The Twilight War: The Secret History of America's Thirty-Year Conflict with Iran (Anglais) Broché – 2 juillet 2013
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Description du produit
“A LITTLE KING IN YOUR HEART”
At two a.m. on January 4, 1979, the loud ringing of the secure telephone jolted U.S. Air Force General Robert “Dutch” Huyser awake and out of his warm bed in Stuttgart, Germany. The early-hour call did not come as a surprise to the fifty-four-year-old Huyser. During a crisis, you worked Washington hours. As the workday ended on the East Coast, it was common to receive a flurry of last-minute inquiries from the Pentagon, depriving you of sound sleep even if you did wear four stars.
Slightly overweight and with a round, rugose face, Dutch Huyser was a product of the air force’s bomber community. During the Second World War, he flew four-engine B-29s over Japan, and in the early days of the Cold War, he piloted the same plane, only now loaded with an atomic bomb earmarked for the Soviet Union. As American aircraft technology advanced, so too did Huyser’s career. He flew B-52 missions over North Vietnam and assumed his current job as the deputy commander of American forces in Europe in September 1975.
The week prior to his early morning phone call, Huyser had exchanged numerous calls with his boss, General Alexander Haig, and the new chairman of the Joint Chiefs of Staff and a longtime acquaintance, General David Jones, about traveling to Iran on a secret mission. Over the previous three years, Huyser had developed a cordial acquaintance with the shah of Iran, Mohammad Reza Pahlavi, one of America’s most important allies in the Middle East. Now, with a popular revolution sweeping the country and the monarchy unraveling, Washington wanted a high-level military envoy to travel to Iran to work with the Iranian military, although to do exactly what remained unclear.
The modern American military has produced few generals as political as Al Haig. The onetime aide to the imperious General Douglas MacArthur had learned the battlefields of Washington as well as those of East Asia. Haig deplored the Carter administration’s feeble response to the Iranian Revolution and argued for a more resolute show of U.S. support for the shah. But more important, Haig did not want his career tarnished by the debacle of the collapse of Iran. He deliberately tried to distance himself from the unfolding drama in Tehran. When General Jones suggested to Haig that Huyser was ideal to convey a message to the Iranian leadership, Haig, the supreme commander of Allied Forces Europe and Huyser’s superior, vociferously opposed the idea.1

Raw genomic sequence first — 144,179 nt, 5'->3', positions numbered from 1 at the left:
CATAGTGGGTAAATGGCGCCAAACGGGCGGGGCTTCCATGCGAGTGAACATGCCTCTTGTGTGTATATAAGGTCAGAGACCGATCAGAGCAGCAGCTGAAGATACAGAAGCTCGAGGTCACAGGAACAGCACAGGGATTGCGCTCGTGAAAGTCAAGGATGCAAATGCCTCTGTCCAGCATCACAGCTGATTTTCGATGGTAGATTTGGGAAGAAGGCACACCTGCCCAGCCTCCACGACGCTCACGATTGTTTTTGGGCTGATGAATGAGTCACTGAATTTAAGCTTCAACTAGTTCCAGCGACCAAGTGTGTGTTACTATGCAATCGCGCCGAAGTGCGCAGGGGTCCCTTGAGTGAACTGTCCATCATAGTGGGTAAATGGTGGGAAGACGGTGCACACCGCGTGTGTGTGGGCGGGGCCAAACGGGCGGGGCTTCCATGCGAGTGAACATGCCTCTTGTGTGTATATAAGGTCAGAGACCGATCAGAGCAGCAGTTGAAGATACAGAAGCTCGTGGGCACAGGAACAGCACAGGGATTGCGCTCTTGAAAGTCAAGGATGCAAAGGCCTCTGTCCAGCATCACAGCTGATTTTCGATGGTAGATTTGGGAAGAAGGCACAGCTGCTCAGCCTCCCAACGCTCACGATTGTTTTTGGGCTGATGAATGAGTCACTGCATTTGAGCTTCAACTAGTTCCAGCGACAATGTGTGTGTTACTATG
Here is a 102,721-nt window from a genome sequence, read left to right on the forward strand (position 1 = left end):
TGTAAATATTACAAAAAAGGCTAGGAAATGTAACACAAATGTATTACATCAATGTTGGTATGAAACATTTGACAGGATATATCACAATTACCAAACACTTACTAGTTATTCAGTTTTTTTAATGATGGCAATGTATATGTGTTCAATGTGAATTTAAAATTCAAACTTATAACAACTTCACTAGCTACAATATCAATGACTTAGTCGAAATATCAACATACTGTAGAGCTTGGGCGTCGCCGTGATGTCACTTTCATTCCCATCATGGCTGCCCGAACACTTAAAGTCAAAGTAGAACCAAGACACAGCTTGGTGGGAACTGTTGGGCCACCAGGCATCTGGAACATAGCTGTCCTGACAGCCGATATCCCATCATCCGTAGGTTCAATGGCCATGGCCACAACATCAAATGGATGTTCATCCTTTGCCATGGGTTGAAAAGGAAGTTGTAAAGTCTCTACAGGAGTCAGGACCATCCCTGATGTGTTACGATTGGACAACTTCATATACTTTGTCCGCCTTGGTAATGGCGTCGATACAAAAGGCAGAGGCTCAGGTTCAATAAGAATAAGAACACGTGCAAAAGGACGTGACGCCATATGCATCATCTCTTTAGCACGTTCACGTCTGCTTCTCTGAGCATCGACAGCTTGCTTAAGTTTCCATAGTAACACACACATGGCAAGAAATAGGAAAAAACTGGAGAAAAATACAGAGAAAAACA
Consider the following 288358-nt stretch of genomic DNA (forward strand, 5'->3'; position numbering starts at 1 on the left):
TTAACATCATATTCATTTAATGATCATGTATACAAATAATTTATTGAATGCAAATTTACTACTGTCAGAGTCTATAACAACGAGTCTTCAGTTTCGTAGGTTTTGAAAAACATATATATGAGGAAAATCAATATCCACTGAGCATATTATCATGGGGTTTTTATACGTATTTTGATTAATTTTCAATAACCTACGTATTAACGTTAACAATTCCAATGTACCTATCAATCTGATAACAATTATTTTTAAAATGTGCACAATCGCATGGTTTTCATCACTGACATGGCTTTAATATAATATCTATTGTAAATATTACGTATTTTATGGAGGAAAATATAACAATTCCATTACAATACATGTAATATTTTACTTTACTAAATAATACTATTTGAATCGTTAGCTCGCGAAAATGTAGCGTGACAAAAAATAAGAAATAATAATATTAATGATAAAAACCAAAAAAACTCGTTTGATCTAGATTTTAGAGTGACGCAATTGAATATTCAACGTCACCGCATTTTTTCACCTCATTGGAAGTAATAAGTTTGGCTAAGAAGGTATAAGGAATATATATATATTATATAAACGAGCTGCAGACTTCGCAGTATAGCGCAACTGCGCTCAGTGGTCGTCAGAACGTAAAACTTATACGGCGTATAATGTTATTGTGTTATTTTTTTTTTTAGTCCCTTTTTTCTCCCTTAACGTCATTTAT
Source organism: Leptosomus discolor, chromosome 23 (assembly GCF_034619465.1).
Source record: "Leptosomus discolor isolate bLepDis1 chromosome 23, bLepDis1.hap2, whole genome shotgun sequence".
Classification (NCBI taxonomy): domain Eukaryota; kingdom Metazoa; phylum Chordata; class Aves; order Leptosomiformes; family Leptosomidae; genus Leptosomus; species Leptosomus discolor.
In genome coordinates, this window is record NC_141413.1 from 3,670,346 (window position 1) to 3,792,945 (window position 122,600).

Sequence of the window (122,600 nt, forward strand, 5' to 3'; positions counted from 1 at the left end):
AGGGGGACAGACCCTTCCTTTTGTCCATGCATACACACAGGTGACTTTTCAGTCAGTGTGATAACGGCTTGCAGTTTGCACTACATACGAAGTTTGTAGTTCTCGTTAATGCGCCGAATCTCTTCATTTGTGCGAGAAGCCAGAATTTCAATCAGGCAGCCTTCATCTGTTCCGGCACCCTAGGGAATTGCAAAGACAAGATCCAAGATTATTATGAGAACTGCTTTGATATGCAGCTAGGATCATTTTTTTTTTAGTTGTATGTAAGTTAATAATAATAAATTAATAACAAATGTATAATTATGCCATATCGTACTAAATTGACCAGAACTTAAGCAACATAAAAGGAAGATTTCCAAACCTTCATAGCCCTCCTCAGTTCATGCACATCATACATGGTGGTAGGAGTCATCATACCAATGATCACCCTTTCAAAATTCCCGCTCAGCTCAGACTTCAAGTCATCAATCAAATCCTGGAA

At two a.m., picking up the receiver, Dutch Huyser heard the brusque voice of his boss. “Dutch, we lost. You’re going to Iran.”2
When he took the oath of office on a cold, bright January 20, 1977, neither Iran nor the Persian Gulf was on President Jimmy Carter’s mind. He knew of the importance of Middle Eastern oil, but rather than focusing on securing American access to this oil, the president concentrated his policy initiatives on the root cause: America’s growing demand for imported fuel. The emerging energy crisis became an early mantra of his administration, and the president threw the entire weight of his office behind addressing the looming crisis, delivering his first salvo in a nationally televised address just two weeks after moving into the White House. Sitting in a wooden chair next to a roaring fire in the White House library, Carter wore a cardigan sweater and lectured his audience on the need for shared sacrifice regarding energy conservation.